An earlier Johns Hopkins study looked at diagnostic errors and determined that such errors were the leading cause of malpractice payouts. Can clinical laboratories help?
At a time of heightened transparency in healthcare outcomes, a Johns Hopkins University School of Medicine (Johns Hopkins) study makes a startling conclusion: medical errors are an under-recognized cause of patients’ deaths in the United States. In fact, medical errors rank third—after heart disease and cancer—in causing patients’ deaths, according to a Johns Hopkins statement.
This finding has many implications for pathologists and clinical laboratory managers. Often, medical errors are associated with the failure of physicians to order correct medical laboratory tests at critical junctures. Alternatively, a medical error can result if the physician fails to take appropriate action after getting an accurate lab test result. Thus, any effort within the health system to reduce medical errors will probably bring pathologists and medical laboratory scientists into closer consultation with clinicians.
What the researchers at Johns Hopkins also learned during their study is that medical error is not reported as a cause of death on death certificates. Further, the Centers for Disease Control and Prevention (CDC) has no “medical error” category in its annual report on deaths and mortality, The New York Times (NYT) reported.
Nearly 10% of U.S. Deaths Due to Medical Errors
The Johns Hopkins researchers analyzed medical death rate data from 2000 to 2008. They examined four studies, including those by the U.S. Department of Health and Human Services’ Office of the Inspector General (HHS) and the Agency for Healthcare Research and Quality (AHRQ). They then calculated a mean rate of death from medical error. The rate was applied to annual hospital admissions, the NYT explained.
The researchers concluded that an average of 251,454 deaths, or 9.5% of all U.S. deaths per year during that period, were due to medical errors. They offered up a comparison to 2013 CDC data, which suggest:
• 611,105 deaths are caused by heart disease;
• 584,881 deaths are due to cancer; and
• 149,205 deaths are due to chronic respiratory disease, which is the fourth cause of death in the U.S. after medical errors, the Johns Hopkins study noted.
Researchers Call for Error Reporting, Transparency
Martin Makary, MD, Professor of Surgery at Johns Hopkins and lead researcher, suggested in a Washington Post (WP) article that the CDC should update its vital statistics reporting requirements to enable doctors to report errors related to preventable deaths.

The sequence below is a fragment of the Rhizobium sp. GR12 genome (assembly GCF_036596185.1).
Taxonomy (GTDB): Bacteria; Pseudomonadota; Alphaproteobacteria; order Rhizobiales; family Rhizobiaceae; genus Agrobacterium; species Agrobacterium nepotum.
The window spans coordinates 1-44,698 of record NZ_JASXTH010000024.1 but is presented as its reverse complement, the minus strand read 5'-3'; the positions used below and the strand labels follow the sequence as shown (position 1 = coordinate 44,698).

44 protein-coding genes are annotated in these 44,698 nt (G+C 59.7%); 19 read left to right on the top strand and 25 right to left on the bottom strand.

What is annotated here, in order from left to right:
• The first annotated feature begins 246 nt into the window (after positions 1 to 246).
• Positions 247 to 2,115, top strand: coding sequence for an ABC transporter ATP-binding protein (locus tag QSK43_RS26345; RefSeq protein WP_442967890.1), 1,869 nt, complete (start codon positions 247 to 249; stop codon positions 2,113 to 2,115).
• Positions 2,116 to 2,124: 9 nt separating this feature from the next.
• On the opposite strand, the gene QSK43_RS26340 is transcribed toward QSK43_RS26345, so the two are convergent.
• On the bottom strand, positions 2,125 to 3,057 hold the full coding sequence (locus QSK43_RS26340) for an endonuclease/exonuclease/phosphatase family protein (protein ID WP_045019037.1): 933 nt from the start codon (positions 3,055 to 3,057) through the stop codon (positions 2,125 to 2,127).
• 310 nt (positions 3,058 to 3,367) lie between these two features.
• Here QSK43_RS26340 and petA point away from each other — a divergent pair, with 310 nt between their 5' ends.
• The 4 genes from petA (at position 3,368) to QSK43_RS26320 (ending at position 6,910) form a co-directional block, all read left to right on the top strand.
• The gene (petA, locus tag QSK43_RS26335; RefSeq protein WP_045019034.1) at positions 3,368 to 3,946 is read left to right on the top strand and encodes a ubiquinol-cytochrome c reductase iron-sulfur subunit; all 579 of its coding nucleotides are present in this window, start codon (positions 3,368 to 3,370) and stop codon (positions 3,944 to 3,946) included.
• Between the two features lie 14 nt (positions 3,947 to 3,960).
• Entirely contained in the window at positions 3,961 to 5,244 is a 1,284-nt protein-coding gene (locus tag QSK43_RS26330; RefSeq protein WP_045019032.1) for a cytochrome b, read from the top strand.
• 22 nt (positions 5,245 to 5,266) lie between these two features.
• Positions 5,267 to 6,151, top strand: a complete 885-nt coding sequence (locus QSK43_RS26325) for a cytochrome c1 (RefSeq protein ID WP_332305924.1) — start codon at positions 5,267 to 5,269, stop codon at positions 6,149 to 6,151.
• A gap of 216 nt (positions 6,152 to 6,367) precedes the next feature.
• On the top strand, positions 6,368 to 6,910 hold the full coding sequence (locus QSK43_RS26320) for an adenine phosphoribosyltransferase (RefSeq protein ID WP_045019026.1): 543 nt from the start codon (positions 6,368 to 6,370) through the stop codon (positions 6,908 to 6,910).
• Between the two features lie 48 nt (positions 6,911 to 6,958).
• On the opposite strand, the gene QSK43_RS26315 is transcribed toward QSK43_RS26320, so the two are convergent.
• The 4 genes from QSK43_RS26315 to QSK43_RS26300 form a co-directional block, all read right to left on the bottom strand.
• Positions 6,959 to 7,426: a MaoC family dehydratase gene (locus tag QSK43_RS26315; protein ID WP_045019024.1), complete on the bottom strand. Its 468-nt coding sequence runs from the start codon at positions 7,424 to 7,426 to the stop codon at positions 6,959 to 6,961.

“We all know how common [medical error] is. We also know how infrequently it’s openly discussed,” Makary said in the WP interview.
Bringing attention to deaths due to medical error has another benefit. The issue may garner funding from sources and escalate to a public health priority, researchers say.
“Instead of simply recording cause of death (with an ICD code), death certificates should contain an extra field asking whether a preventable complication stemming from the patient’s medical care contributed to the death,” noted the researchers in an article about the study in the British Medical Journal (BMJ).
According to the study, most medical errors are due to factors that can include:
• uncoordinated care;
• fragmented insurance networks; and
• lack or underuse of safety nets.
In other words, doctors and other caregivers might not be involved at all. Sometimes a faulty computer program could be to blame, the Los Angeles Times noted in its story about the study.
Can Health IT Be Responsible for Medical Errors?
For example, in the fast-paced environment of a busy ER, a nurse might enter the right symptoms in the wrong person’s file when she cannot clearly see the patient’s name on the computer display, KHN noted.
“There are new categories of patient safety errors,” said Raj Ratwani, PhD, Scientific Director for MedStar Health’s National Center for Human Factors in Healthcare.
KHN pointed out that many ERs are transitioning from “homegrown” information technologies to enterprise-wide hospital information systems.
Ratwani suggests that these adjustment periods can negatively affect caregivers’ ability to provide quality care. “Rapid task-switching leads to increased stress and frustration and can have serious patient implications. Multi-tasking rarely improves human performance,” he said.
Another research study published in 2013 by the Johns Hopkins School of Medicine addressed the issue of diagnostic errors. In a press release titled, “Diagnostic Errors More Common, Costly and Harmful than Treatment Mistakes,” the researchers summarized their findings.
The press release stated, “In reviewing 25 years of U.S. malpractice claim payouts, Johns Hopkins researchers found that diagnostic errors—not surgical mistakes or medication overdoses—accounted for the largest fraction of claims, the most severe patient harm, and the highest total of penalty payouts. Diagnosis-related payments amounted to $38.8 billion between 1986 and 2010, they found.”
Taken together, these two studies about medical errors and diagnostic errors represent more steps forward in efforts to put more attention on these problems. One requirement is to gather data about such problems, as described above. It would be an interesting turn of events if healthcare researchers investigating the cause of diagnostic errors began to engage clinical pathologists in their studies. That’s because pathologists often know which physicians in their communities have the best diagnostic skills and which have the worst.
—Donna Marie Pocius